I recently discovered that one of my favorite authors, Barbara Hambly, had written a couple of historical mysteries using the pseudonym Barbara Hamilton. They’re titled The Ninth Daughter (2009) and A Marked Man (2010). So far as I’ve been able to determine, there’s a third book in the series, Sup with the Devil, to be released in late 2011.
I really love Hambly’s Benjamin January series, which is also historical mystery. I was a little worried, though, because the detective in these two “Barbara Hamilton” books was Abigail Adams. Yes, Abigail Smith Adams, wife of the second president of the United States. I was dubious. I know there are numerous mysteries featuring historical figures as detectives, from Peter Heck’s Mark Twain to Rosemary Stevens’ Beau Brummell to Stephanie Barron’s Jane Austen series. I just haven’t been able to bring myself to read any of them; I wasn’t that interested, because I didn’t think the concept could work.
I didn’t want to read about historical figures whose lives had to be bent out of shape to serve a plot. After all, those were busy people! When did they have time to solve mysteries? And what about secondary characters? Are the sidekicks historical figures as well, or created characters? How does that add to the factuality of the world in the book? With a “real person” detective, I thought I wouldn’t be able to suspend my disbelief, because I would be constantly checking my factual knowledge against the events of the novel. That wouldn’t help me to enjoy it. That was my excuse, anyway. . . I think I also had an unacknowledged bias, something to the effect of, “why can’t you make up your own character?”
However, I’ve been reading Hambly since I was in college. She’s one of my favorite authors. I decided I trusted her. I sat down with The Ninth Daughter on a weekend…and you can likely predict the rest of the story. On Monday, I ordered A Marked Man. After I finished reading it, I started thinking about why I’d liked these books so very much.
First, I loved the view into pre-Revolutionary War Boston. Hambly/Hamilton is very skilled when it comes to historical fiction, and knows just how to keep things interesting by mingling big events (The Boston Tea Party) with everyday details (like carrying a box of hot coals with you to church).
Because the story was built around events I knew well, the made-up details of the murder, and the way Abigail went about solving it, didn’t seem as far-fetched. I think this is because I slid into the mindset I use for reading science fiction and fantasy. Accepting the reality of the world I was reading, because of its many realistic details, my subconscious decided I was reading an alternate world fantasy. Thus, I was able to accept the historical figures (Abigail, John Adams, Sam Adams, Paul Revere, etc.) as characters who were sort-of but not quite the “real” people.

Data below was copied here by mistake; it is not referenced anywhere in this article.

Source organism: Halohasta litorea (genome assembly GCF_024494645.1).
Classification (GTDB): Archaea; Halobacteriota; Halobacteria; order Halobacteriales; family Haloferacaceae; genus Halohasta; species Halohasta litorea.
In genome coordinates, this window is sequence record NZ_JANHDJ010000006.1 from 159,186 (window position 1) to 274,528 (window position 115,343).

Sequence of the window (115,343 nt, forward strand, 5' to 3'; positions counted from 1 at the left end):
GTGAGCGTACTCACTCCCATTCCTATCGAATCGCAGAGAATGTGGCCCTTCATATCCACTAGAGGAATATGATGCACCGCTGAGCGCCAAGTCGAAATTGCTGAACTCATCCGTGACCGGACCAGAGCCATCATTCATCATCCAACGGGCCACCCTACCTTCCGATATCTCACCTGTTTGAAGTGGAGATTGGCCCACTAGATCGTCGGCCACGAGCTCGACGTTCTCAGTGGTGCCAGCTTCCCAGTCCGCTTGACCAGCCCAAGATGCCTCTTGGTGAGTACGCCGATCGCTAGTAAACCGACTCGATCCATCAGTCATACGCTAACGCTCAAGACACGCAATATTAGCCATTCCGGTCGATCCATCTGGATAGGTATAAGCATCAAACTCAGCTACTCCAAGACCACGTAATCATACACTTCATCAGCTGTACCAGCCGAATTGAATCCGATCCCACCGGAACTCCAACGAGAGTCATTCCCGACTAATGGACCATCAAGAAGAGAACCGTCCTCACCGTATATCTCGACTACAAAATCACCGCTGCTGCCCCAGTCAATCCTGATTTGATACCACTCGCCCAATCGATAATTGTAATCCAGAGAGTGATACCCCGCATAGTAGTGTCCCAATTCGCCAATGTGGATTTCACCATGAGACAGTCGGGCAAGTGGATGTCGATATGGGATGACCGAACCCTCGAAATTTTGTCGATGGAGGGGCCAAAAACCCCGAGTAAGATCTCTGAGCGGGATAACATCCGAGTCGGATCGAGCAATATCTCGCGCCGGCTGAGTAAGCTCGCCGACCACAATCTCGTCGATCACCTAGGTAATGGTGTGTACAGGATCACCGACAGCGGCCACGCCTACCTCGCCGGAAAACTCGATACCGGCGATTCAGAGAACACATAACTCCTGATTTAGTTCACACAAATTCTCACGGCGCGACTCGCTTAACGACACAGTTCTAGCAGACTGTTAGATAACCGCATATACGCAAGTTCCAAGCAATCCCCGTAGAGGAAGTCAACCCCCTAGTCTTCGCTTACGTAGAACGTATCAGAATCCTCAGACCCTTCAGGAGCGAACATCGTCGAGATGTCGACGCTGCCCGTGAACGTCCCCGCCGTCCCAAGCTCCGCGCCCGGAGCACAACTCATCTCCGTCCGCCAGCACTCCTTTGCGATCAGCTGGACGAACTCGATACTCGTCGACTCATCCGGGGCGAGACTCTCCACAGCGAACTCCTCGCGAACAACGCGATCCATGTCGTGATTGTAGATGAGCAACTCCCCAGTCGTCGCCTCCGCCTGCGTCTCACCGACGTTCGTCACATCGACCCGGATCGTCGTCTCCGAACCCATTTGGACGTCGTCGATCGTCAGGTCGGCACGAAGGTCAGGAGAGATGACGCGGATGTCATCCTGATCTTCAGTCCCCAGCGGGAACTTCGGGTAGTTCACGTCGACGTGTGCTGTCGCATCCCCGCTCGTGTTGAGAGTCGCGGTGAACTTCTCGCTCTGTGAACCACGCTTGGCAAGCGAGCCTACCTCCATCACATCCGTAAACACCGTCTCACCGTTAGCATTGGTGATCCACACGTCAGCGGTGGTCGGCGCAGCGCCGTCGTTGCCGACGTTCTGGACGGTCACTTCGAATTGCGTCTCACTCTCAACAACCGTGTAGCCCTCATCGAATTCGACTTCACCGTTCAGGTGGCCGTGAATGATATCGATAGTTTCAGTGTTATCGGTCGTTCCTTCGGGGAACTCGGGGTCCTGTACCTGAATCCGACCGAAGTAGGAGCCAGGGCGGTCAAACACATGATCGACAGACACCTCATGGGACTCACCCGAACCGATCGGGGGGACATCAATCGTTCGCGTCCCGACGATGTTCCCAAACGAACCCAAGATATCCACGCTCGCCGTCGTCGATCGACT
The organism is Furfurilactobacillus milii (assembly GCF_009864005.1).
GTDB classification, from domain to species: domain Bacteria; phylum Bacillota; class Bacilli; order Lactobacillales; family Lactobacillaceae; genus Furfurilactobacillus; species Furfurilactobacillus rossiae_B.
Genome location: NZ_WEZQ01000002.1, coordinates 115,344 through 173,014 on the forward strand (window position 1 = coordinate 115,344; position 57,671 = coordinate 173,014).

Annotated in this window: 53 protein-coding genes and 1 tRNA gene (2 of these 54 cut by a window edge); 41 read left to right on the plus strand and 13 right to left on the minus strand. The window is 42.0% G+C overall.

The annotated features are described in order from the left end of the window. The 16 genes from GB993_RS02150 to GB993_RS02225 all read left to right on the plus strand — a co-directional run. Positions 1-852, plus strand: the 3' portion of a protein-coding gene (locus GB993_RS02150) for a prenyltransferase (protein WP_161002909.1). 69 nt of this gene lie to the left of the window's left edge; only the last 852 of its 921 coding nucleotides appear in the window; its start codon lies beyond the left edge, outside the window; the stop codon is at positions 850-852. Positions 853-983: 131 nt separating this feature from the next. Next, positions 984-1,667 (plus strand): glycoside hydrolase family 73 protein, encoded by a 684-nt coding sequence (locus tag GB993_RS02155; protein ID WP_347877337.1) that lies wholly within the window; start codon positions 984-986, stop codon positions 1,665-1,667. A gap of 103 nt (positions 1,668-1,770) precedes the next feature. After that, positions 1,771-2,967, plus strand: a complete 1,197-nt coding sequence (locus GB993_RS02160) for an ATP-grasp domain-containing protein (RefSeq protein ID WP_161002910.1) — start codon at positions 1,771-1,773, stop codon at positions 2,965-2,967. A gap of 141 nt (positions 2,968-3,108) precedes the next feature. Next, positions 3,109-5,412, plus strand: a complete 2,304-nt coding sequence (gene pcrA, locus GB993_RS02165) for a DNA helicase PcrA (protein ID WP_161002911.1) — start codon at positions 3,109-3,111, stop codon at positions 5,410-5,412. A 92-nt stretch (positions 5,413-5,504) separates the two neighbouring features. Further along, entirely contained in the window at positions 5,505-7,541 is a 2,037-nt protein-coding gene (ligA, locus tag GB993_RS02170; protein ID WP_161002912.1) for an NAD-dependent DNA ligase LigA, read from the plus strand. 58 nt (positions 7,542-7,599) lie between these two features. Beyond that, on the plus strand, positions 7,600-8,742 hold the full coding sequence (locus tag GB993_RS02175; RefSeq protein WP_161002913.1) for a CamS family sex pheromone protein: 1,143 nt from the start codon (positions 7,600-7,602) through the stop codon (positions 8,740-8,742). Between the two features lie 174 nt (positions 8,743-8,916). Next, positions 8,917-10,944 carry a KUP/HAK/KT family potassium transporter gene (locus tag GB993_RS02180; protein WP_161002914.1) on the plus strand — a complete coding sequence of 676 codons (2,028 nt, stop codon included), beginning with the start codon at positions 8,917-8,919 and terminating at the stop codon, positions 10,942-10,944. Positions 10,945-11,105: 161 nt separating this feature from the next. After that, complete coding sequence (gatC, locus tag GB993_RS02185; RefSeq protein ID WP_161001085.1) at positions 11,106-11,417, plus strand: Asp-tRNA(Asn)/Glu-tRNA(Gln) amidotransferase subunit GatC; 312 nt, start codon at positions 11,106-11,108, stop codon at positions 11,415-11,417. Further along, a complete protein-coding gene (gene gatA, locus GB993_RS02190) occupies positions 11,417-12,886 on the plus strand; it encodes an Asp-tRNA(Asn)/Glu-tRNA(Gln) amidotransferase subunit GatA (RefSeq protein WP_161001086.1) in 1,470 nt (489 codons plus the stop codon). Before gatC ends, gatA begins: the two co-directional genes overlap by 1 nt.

Plus, Hambly/Hamilton doesn’t just present events, she presents her interpretation, in her voice. Hambly is very good at showing the people and events that are, in most histories, hidden or at best underrepresented—for instance, in these two books, she makes a point of having characters who are slaves, reminding the reader that yes, slavery used to be legal in Boston, and even Sam Adams owned a slave. In using a known historical figure as her heroine, Hambly was able to illuminate what the day-to-day life of that personage was like, and by extension, everyone’s life in that time. It certainly wasn’t all Boston Tea Parties! Hambly makes a point of emphasizing just how much work a colonial woman dealt with on a daily, even hourly, basis. It’s amazing anyone had time to rebel, given how much housework there was to do.
So, with a historical figure whom I find interesting, and a writer I trust, I’m totally there for Abigail Adams, detective.
Victoria Janssen is the author of three erotic novels and numerous short stories. Her latest novel is The Duke and The Pirate Queen from Harlequin Spice. Follow her on Twitter: @victoriajanssen or find out more at victoriajanssen.com.